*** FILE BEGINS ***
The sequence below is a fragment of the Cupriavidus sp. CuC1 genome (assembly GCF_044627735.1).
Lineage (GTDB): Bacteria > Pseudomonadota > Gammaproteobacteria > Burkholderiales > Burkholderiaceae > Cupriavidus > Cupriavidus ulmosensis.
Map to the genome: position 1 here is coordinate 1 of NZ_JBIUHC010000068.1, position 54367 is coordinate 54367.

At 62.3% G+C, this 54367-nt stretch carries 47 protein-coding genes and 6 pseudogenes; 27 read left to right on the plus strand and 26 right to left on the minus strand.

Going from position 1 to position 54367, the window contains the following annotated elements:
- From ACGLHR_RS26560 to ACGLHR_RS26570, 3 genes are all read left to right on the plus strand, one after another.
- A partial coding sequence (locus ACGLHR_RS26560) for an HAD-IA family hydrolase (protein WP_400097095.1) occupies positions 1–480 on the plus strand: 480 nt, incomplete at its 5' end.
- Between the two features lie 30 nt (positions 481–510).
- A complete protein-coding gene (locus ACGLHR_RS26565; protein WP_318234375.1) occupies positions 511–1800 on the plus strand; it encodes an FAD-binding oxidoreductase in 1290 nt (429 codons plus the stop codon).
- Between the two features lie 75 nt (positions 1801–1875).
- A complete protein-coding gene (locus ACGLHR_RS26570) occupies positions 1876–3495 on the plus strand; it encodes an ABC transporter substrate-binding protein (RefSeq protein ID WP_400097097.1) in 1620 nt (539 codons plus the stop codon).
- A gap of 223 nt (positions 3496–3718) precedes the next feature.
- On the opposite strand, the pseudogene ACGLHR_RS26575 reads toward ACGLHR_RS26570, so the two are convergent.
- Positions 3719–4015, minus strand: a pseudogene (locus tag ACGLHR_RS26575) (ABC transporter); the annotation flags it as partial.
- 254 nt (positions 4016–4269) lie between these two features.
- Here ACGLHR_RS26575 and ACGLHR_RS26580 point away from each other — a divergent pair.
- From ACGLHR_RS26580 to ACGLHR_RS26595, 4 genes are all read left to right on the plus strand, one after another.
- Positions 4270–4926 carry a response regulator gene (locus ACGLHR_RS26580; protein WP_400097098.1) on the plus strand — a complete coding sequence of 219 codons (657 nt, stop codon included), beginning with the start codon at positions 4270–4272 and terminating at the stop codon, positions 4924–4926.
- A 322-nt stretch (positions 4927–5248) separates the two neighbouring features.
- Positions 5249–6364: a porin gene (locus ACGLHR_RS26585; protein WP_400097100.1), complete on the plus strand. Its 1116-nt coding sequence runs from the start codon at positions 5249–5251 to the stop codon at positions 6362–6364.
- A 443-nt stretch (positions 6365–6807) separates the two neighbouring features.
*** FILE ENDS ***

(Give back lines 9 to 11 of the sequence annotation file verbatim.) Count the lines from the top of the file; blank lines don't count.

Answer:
- A complete protein-coding gene (locus ACGLHR_RS26565; protein WP_318234375.1) occupies positions 511–1800 on the plus strand; it encodes an FAD-binding oxidoreductase in 1290 nt (429 codons plus the stop codon).
- Between the two features lie 75 nt (positions 1801–1875).
- A complete protein-coding gene (locus ACGLHR_RS26570) occupies positions 1876–3495 on the plus strand; it encodes an ABC transporter substrate-binding protein (RefSeq protein ID WP_400097097.1) in 1620 nt (539 codons plus the stop codon).